Future of African Remittances: National Surveys 2010
Other Household Survey [hh/oth]
The Future of African Remittances (FAR) team conducted research on remittance flows to measure and understand the remittance process in sub-Saharan Africa. This ambitious and important research is initially focused on three countries in East Africa – Ethiopia, Kenya and Uganda.
In order to glean insights into the remittance process in the three designated countries, the World Bank designed a two-phase survey process. Phase 1 involved conducting a national survey in each of the three countries. The purpose of the first phase of research was to collect a large representative sample of the adult population in each country. The national surveys provide important baseline data about international remittance flows including: an estimate of the percent of the total adult population that regularly receives remittances, the average amount of each remittance received, most common methods of receipt and top sending countries. Additionally, through the analysis of the national survey results, World Bank was able to identify areas of each country that have high concentrations of international remittance recipients. This important piece of information guided Phase 2 of the research – surveys of remittance receivers in each country. Whereas the national surveys aimed to collect general data about the remittance process, the surveys of remittance recipients allowed for the collection of more detailed data about the remittance process itself, how remittances are used, the relationship between sender and receiver, and interest in various financial products.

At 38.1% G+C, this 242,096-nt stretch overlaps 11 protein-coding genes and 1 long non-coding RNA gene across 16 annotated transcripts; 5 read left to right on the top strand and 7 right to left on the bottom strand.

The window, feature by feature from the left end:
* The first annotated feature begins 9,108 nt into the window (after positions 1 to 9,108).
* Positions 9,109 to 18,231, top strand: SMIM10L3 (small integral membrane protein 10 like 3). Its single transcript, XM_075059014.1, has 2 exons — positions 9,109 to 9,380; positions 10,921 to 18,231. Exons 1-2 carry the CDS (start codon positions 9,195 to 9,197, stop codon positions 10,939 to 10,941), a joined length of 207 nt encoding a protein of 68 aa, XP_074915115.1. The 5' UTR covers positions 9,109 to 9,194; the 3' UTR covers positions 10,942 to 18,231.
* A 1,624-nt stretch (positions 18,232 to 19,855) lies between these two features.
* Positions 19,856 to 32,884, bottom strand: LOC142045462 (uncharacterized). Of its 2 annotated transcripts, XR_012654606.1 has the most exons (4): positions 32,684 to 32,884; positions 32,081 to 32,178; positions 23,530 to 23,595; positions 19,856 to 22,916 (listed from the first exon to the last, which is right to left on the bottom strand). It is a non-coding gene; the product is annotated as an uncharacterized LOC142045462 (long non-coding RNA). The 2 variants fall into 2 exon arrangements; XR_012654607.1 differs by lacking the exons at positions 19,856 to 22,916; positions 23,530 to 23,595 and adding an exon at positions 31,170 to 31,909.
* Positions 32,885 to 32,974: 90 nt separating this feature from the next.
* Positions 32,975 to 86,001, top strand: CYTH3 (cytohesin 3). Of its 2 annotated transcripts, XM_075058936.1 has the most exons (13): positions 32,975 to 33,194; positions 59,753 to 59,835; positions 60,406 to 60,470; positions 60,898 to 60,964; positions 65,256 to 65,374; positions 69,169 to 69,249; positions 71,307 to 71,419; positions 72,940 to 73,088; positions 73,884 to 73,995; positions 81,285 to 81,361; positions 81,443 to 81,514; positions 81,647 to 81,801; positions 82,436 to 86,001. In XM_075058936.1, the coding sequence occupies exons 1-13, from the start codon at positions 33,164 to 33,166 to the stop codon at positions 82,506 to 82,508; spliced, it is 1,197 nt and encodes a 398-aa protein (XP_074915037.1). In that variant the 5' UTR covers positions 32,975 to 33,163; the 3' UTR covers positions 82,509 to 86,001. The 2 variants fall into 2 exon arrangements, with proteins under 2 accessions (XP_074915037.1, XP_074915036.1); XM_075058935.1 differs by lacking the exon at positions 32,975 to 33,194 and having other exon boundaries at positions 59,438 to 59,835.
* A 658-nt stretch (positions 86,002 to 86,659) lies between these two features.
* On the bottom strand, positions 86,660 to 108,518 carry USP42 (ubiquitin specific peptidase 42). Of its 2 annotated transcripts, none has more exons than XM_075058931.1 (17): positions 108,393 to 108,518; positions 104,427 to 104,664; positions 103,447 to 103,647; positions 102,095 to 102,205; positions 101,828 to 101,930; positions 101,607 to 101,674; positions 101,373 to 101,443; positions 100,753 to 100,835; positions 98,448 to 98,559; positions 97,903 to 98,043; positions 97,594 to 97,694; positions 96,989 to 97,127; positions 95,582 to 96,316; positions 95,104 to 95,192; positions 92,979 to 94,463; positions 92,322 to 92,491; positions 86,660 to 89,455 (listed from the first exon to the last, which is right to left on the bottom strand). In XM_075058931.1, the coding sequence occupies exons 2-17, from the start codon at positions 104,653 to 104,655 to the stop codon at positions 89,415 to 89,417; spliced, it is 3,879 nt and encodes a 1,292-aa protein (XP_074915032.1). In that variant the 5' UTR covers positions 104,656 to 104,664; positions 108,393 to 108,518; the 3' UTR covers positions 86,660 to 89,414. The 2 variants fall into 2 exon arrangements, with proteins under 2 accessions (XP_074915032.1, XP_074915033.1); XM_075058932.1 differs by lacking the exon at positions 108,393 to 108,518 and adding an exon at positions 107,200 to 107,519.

The results of this research will not only provide estimates of total annual amounts of remittances for each country, but also will tell us the percentage of the population in each country that is involved in the international remittance process. Furthermore, it will offer insights as to the degree to which Ethiopians, Kenyans and Ugandans depend on international remittances and how the money is used, saved and/or invested. Results will also measure interest in financial products that, if utilized, can significantly impact the financial well-being of the population and the overall economic stability of each country.
Kind of Data
Sample survey data [ssd]
Unit of Analysis
v0.1: Edited, anonymous dataset for public distribution
The Survey covered the adult population.
Producers and sponsors
The World Bank
The World Bank
The total samples were compiled utilizing multi-stage stratified random sampling through respondent selection. Multi-stage random sampling ensured that a random sample of adults was collected in each country. First, after stratifying the population of each country by region and population density, sampling points (SPs) were determined. SPs were then randomly selected within each stratum. At each SP, respondents were randomly selected to participate in the survey.